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Funny Girl Reviews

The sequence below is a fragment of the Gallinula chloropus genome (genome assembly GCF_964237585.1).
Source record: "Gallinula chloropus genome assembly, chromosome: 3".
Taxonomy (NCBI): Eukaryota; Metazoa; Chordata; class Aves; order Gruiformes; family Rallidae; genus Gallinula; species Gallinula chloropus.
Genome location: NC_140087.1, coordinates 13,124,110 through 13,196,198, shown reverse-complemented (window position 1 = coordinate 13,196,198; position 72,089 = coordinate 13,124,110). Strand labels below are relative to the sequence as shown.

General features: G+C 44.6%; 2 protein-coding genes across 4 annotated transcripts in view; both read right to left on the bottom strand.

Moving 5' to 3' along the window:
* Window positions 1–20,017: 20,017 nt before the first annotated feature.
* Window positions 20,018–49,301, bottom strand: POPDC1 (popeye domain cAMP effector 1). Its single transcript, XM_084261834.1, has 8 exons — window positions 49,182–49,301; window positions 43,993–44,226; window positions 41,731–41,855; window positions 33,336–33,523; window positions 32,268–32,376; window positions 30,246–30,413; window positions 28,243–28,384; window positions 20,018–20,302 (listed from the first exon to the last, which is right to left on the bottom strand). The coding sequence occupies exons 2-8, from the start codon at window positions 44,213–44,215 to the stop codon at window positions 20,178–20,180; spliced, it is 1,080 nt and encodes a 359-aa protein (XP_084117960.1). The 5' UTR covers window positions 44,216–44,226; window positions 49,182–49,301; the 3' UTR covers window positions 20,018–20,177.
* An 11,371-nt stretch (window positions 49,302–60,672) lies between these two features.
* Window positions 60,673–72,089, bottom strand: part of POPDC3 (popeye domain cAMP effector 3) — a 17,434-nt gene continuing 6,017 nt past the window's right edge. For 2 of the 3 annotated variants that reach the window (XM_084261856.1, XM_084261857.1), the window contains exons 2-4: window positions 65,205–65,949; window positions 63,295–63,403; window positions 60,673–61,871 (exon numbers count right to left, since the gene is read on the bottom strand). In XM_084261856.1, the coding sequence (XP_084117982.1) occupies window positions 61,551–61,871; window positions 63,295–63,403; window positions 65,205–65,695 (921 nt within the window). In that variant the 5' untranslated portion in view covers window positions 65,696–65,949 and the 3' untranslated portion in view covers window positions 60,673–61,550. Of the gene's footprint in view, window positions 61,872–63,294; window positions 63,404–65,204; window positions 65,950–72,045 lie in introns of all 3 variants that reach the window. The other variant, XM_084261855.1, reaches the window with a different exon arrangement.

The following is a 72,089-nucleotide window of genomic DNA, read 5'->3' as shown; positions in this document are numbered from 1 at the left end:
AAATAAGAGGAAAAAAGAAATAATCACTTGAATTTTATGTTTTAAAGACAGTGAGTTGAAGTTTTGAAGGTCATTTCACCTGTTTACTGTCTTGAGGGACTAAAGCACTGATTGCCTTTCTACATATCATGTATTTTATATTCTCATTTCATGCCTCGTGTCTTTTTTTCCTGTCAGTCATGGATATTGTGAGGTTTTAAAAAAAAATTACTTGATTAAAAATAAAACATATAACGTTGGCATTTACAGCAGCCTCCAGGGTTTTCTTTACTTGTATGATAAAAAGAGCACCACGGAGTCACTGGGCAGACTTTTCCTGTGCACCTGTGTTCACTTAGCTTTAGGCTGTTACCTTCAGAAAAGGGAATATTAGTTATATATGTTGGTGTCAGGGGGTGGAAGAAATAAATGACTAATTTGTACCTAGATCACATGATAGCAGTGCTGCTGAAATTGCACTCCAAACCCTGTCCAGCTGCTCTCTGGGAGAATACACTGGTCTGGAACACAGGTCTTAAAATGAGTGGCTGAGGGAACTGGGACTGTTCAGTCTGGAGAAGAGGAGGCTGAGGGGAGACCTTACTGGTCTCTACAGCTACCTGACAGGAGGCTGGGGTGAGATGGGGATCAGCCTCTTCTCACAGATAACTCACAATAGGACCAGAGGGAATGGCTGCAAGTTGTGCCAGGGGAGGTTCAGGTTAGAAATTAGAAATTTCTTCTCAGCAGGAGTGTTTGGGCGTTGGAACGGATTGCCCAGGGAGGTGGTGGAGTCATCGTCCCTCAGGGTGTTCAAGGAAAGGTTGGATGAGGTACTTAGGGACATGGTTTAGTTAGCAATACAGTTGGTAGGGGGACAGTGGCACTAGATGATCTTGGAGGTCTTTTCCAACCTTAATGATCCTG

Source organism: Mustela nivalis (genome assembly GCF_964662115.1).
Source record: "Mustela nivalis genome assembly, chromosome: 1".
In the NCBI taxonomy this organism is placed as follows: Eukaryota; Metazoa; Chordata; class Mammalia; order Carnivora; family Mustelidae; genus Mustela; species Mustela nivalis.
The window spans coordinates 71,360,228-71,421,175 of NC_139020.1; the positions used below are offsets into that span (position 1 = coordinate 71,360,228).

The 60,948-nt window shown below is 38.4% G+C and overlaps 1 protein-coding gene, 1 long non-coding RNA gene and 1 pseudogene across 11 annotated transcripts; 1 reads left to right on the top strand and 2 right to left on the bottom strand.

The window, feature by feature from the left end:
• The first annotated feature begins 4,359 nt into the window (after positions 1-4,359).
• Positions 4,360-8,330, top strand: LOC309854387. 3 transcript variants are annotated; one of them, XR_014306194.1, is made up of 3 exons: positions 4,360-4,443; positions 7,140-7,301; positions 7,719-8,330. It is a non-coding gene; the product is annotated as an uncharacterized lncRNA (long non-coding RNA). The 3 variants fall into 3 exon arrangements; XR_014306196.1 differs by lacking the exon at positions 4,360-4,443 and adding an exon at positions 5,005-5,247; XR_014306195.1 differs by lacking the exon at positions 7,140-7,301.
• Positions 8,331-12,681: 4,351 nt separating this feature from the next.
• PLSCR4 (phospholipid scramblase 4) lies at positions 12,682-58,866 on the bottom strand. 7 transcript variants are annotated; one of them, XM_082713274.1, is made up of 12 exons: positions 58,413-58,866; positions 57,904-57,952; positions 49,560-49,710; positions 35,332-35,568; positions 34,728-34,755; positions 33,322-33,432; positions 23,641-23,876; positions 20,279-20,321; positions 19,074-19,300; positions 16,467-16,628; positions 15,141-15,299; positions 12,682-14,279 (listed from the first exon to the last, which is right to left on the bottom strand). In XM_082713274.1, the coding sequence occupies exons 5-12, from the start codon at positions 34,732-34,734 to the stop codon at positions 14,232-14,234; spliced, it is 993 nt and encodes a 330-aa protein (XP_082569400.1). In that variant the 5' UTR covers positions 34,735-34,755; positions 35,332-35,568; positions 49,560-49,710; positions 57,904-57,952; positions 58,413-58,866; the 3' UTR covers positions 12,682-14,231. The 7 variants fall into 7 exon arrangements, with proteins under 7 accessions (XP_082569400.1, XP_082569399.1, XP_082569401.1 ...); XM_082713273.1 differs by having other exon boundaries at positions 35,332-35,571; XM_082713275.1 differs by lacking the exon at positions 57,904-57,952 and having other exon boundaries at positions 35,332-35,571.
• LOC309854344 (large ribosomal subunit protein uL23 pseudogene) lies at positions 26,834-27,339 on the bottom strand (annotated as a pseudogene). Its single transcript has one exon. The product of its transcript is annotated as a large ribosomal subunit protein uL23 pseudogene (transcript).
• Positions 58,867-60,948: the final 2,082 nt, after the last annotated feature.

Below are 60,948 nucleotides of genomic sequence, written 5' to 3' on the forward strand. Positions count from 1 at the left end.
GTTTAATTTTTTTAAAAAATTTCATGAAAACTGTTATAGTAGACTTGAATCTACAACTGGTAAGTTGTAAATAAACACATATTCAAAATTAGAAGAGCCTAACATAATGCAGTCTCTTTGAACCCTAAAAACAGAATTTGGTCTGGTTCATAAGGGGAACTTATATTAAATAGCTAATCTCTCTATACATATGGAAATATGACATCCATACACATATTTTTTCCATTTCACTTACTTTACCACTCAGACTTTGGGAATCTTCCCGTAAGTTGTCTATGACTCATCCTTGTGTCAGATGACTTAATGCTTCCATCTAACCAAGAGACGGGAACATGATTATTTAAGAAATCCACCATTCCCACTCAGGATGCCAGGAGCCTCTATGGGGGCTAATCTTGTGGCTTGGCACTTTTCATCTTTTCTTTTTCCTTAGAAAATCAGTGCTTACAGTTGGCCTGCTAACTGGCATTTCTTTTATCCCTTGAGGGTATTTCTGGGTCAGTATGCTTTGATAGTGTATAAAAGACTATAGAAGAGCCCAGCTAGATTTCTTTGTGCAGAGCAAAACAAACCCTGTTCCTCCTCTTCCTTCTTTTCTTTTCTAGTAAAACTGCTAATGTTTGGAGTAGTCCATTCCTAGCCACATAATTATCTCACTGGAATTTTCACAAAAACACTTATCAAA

Few film debuts in the 1960s were more auspicious than that of Barbra Streisand in FUNNY GIRL. Already a legit and recording star, she shot to superstardom and nabbed an Academy Award for best actress in the bargain. William Wyler's musical debut is less assured than one would have liked, but no matter; La Babs had played musical-comedy star Fanny Brice on Broadway and had the role down pat by the time director Wyler brought the story to the screen. In the early 1900s in New York City, young Fanny, an ugly duckling with an unstoppable ambition to be a star, is determined to get out of the Lower East Side. Her big break comes when she's spotted by handsome gambler Nicky Arnstein (Sharif), who helps her catch the eye of Florenz Ziegfeld (Pidgeon). Ziegfeld hires her for his new Follies presentation, where her subversive comic style proves extraordinarily popular; soon she is one of the Follies' biggest stars. The remainder of the picture--which, despite its real-life subject, tells a formulaic story--recounts her steady rise to national celebrity and her tumultuous marriage to Arnstein. The oddly cast Sharif is better than usual, but Streisand, of course, is most of the show, belting out songs, pulling heartstrings, alternating between raucous slapstick and dramatic power, and generally demonstrating that she has arrived in a big way. The memorable Broadway score was augmented for the screen with several tunes from Brice's life, including her signature, "My Man."